We held the second Agile Management Northwest Conference yesterday. We had a small, but diverse group of people attending. Of course, there were managers from various software and non-software disciplines. But there was also a district attorney, A dance teacher, a Gregorian chant singer, and a few consultants for good measure. As I opened the space as the facilitator, I was thinking to myself, “Prepare to be surprised.”
I wasn’t disappointed. Linda Merrick hosted the first session of the morning. The topic was “Organizing for Scale” and she used a lean coffee format to structure our conversation. We discussed customer value streams, shared services, tribes, and the fear of restructuring. The topics were wide-ranging and everyone was engaged.
After that, I joined a session hosted by Brent Barton. Brent shared his recent experience as part of a jury in a large civil construction lawsuit. He spent months sitting through this trial learning more than he ever wanted to know about the legal system and the intricacies of construction contracts. However, he also came away with some interesting parallels and insights into the similarities of the practices we preach in agile and the work done in construction. Where we often use (or misuse) construction metaphors as classic waterfall examples of fixed planning, Brent offered that there were ideas like Value Engineering, and Fast Track Construction that were rather agile in their intent and orientation. I came away with the sense that construction is far more uncertain than most people give it credit for.
This conversation also left me with my first surprising insight for the day – having teams evaluated by a “jury of their peers” as part of promoting a form of self-organizing governance for large programs. Rather than having managers externally assessing performance and handing down changes (or punishment), the teams should appoint individuals to a group responsible for self-assessment of the program and capable of levying changes to teams that are performing poorly. It’s a pretty good idea and something that deserves a little further consideration.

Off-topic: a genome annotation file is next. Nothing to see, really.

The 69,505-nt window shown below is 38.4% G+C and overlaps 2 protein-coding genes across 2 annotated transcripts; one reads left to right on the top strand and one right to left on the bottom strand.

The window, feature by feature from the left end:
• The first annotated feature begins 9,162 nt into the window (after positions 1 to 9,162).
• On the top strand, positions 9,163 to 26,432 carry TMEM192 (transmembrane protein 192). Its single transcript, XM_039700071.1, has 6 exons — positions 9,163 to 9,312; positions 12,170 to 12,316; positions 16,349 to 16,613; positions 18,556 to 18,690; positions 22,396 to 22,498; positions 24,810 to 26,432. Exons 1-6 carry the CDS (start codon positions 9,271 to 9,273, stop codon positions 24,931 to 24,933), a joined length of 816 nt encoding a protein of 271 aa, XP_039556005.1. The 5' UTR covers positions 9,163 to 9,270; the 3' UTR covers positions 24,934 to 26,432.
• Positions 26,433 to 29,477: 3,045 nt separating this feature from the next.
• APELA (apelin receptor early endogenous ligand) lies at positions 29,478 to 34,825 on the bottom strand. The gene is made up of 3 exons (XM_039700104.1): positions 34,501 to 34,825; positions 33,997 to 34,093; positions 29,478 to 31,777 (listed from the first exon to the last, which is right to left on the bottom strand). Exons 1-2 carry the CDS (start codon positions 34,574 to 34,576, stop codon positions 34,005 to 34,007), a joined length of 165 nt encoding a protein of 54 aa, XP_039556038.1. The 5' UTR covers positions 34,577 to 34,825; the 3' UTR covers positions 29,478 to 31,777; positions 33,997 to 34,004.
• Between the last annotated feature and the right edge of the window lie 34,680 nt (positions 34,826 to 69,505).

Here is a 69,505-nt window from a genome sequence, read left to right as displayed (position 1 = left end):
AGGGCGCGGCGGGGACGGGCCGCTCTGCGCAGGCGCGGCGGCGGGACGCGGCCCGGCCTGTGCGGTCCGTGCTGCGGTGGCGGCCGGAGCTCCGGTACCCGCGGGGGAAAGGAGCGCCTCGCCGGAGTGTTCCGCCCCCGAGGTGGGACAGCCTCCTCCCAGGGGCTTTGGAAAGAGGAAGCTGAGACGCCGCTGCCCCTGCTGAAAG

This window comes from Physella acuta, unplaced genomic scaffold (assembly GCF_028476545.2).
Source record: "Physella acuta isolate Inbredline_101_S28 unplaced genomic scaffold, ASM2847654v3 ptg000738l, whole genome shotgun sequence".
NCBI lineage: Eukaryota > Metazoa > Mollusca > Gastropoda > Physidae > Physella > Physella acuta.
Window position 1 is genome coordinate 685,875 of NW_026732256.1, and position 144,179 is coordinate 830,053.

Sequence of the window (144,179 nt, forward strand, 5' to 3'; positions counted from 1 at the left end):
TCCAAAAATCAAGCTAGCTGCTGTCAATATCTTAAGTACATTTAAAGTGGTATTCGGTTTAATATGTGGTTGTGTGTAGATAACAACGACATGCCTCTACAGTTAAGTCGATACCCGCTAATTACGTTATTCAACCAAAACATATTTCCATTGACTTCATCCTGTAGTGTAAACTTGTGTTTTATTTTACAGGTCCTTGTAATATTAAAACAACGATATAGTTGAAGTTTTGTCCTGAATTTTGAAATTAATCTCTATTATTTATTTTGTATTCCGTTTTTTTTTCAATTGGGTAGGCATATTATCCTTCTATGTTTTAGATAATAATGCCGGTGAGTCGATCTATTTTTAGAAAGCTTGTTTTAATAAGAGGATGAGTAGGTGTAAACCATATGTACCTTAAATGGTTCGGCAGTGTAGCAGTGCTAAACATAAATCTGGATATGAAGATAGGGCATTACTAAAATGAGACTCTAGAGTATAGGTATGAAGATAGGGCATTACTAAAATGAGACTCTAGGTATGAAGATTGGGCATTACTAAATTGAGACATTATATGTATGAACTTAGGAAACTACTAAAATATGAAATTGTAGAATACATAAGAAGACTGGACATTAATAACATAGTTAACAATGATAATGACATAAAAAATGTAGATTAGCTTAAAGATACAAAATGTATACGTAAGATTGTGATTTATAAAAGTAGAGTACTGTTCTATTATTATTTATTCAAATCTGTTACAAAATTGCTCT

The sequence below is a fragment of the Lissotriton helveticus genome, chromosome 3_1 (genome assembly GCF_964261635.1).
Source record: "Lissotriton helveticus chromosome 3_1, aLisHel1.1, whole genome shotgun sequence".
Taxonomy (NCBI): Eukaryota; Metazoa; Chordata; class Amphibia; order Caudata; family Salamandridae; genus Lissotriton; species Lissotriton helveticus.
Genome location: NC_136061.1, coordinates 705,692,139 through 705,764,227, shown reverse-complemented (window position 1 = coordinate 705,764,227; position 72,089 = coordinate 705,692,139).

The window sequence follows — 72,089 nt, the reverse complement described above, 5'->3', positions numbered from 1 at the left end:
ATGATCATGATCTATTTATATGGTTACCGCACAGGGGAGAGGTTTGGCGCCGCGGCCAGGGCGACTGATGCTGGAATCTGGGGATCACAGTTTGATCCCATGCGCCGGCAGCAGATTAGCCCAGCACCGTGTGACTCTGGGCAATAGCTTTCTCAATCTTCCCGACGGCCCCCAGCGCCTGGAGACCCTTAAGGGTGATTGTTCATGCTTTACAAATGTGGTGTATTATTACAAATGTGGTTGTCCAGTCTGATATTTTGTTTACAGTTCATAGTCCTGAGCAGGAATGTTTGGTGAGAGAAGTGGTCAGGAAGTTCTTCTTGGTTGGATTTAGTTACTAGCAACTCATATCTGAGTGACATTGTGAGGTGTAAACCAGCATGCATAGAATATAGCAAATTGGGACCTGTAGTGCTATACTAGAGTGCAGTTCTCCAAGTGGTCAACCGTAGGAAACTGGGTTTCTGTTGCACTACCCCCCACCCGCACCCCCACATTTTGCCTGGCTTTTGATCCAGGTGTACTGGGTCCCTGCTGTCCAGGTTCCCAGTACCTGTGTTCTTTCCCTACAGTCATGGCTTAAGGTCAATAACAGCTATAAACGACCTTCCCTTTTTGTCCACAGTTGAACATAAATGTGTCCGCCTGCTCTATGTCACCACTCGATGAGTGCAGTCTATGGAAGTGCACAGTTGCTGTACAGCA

Then we had lunch. Folks gathered around the fireplace in the common room to eat together. It was a typical cold, rainy northwest day outside, and sitting by a fire was a cozy way to hang out and share a lunch. I absolutely loved the space we had for the conference. The Brightwater Center building has wooden floors, a fireplace, a pretty stained glass-style window, big bay windows that look out over a nature preserve, and breakout rooms. With plenty of natural light and room to expand as we saw fit, it was a truly delightful place to hold a conference.
After lunch we jumped into our next session. I attended a session called, “What does Music-Making Teach us about Team Dynamics?” Joe Alexander, who has rich experience with singing Gregorian chants, led the discussion. And that’s exactly what he asked us to do! Chant. Our small group stood up, and he led us through a series of exercises, each adding subtly to the next, where we sang a chant together as a group. It was a little challenging, but the group sounded surprisingly good. And Joe used the singing to give everyone a visceral feel for what chanting together can do to create a feeling of alignment and focus. It was a pretty intense session. I’m not sure how I will use that experience in practice, but it led to my second surprise of the day – I never would have dreamed I would be singing Gregorian chants at this conference.
After that, I hosted a session myself to share some of my recent ideas about using organizational batteries as a metaphor for understanding how work is stored and flows through organizations. I’m still playing with the ideas, and I got some good feedback from folks. It was interesting to see how they reacted to the ideas – it definitely makes folks a little uncomfortable. That’s probably a good sign.
Finally, the last session of the day was one that I co-hosted with Skip Angel. The subject was about “Team Toxins and Antidotes.” It was a lively conversation about the things that tend to poison teams and what we can do to remedy that.
After this, we wrapped up the conference with some appreciations and a quick retrospective. Everyone was pretty energized and happy with the outcome of the conference. They all agreed that they loved the space and the food. Some of the conversations had been pretty esoteric, but everyone felt like they were interesting and engaging. I’m looking forward to doing it again next year.